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How to Fish Muddy Water

Catching bass in muddy water can be challenging, especially on lakes where visibility changes dramatically. After reading this guide you will better understand how muddy water affects bass behavior and how to catch them during ever-changing water conditions.

Determine Your Lake’s Normal Visibility

It’s important to understand your lake’s normal visibility level. Some lakes will have 20ft+ of visibility while others may only have visibility for a couple of feet. It is important to know what is normal for your lake because bass are use to that level of visibility and have adapted to it, that is their normal.

If the lake that normally has 20ft of vis suddenly becomes 10ft of vis then the bass will consider the water muddy. On the other hand, the lake that normally has 2ft of vis suddenly clears to 5ft then that water would be considered clear to the bass.

What bass considers clear or muddy differs from lake to lake. If you decided what lure, color, or technique to use solely by comparing the two lake’s visibility numbers then you would have completely missed what the bass are looking for and likely would not have been successful that day.

On one lake you may need bright colors like white or chartreuse to fish 3ft of visibility while on another, you may need a more natural color like ghost minnow for the same visibility. It all comes down to how the current situation differs from that lake’s normal. So pay attention each time you are on the water and adapt from there. The more time you spend on the water the better you will be able to determine your lakes normal.

How Muddy Water Affects Bass

Now that you have a better idea of what muddy water means for your lake, let’s go over how it affects bass.


The most obvious effect of muddy water is on visibility. In muddy water, you will need brighter and bolder colors for bass to see. Additionally bass will rely more on sound and vibration to find their prey. This is why it’s common to see bladed or baits with rattles used for muddy water.


The change in visibility also plays a role in how safe bass feel. Lower visibility allows bass to remain hidden and feel safer at shallower depths than they would in clear water. The lower vis gives them a short window of time they can safely move up shallower than they would on clearer conditions.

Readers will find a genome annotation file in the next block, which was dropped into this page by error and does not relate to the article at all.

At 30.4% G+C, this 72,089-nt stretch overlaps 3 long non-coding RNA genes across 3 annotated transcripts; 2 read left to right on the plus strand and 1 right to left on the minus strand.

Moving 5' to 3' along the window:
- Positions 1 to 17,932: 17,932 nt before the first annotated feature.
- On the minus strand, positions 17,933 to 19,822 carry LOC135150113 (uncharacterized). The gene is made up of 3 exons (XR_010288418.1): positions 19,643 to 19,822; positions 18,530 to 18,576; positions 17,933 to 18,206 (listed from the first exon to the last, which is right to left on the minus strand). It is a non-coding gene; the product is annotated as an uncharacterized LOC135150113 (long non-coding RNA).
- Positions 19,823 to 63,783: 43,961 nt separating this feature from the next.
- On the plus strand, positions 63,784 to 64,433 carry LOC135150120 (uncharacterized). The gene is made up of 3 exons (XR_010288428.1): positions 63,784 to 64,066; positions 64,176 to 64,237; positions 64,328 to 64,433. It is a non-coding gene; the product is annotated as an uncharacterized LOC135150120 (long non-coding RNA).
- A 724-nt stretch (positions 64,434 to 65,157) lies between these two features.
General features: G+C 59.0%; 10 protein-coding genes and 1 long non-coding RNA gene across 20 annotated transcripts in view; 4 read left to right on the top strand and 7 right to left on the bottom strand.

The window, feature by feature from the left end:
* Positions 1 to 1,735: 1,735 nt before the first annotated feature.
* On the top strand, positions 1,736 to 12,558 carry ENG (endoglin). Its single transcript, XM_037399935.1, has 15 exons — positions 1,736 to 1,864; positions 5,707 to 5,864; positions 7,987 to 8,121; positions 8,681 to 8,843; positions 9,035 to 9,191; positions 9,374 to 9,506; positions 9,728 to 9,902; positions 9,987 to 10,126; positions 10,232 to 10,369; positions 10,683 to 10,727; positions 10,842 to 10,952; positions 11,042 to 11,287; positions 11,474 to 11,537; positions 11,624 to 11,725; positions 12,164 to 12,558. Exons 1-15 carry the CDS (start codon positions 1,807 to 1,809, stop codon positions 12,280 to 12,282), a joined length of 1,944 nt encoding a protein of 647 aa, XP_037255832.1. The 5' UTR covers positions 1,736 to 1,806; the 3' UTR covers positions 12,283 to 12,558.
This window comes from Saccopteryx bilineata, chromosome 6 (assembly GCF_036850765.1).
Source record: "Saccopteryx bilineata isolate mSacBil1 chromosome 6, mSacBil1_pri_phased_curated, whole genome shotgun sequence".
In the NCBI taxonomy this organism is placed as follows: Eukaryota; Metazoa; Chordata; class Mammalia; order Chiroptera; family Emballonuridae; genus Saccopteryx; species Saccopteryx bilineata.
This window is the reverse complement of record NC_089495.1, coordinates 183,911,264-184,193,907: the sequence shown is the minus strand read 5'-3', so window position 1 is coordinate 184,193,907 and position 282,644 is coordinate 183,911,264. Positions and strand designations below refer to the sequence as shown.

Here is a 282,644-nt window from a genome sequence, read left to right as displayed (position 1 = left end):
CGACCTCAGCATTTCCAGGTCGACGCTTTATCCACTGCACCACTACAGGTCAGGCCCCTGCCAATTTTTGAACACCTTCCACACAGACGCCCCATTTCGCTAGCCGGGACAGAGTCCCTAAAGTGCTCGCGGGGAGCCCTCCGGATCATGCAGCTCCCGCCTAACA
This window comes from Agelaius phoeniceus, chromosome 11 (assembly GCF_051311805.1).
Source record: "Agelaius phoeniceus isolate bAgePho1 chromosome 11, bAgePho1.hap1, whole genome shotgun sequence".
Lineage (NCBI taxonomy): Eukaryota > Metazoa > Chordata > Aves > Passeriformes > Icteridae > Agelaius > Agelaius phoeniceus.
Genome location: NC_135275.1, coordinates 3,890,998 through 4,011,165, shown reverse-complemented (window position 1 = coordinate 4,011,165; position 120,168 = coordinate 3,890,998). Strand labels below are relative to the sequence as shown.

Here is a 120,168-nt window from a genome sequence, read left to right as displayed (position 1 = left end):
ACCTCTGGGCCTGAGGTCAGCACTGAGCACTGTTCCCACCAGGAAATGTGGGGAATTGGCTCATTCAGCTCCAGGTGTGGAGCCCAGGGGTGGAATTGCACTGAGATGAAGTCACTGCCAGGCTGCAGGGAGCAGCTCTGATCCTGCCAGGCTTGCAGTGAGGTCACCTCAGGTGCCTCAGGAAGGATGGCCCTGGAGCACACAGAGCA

New Feeding Ground

Muddy water often means heavy rain bringing in dirt and debris from creeks and runoff. Heavy rain also means a rising water level that floods new hunting grounds. This is especially common during the spring. Along with a new hunting ground, the runoff will wash insects into the water which are snacked on by bass and the baitfish they hunt.


Another lesser-known effect murky conditions have is on water temperature. Water with sediment absorbs and retains heat from the sun much more than clearer water. This can play a big role during the spring as bass start moving up from the deeper water. During this time bass will often move up shallow during storms and muddy conditions and retreat back as soon as the water starts clearing back up.

Muddy conditions are often associated with springtime. During the spring, rain and rising water levels play a big role in when bass do their spawning migration. For more information about this migration read our spring bass fishing guide.

Catching Bass in Shallow Murky Water

When bass moves up super shallow due to muddy water it is important you be extra stealthy. They will not be used to being so shallow and will be very easy to spook. So cut your main engine further back, slowly lower your trolling motor in, avoid dropping things on the boat, use lures that won’t get hung up. If you have to move your boat to get unsnagged then you will scare the bass away and kill that spot.

Best Lures for Fishing Muddy Water

1. Flippin Jig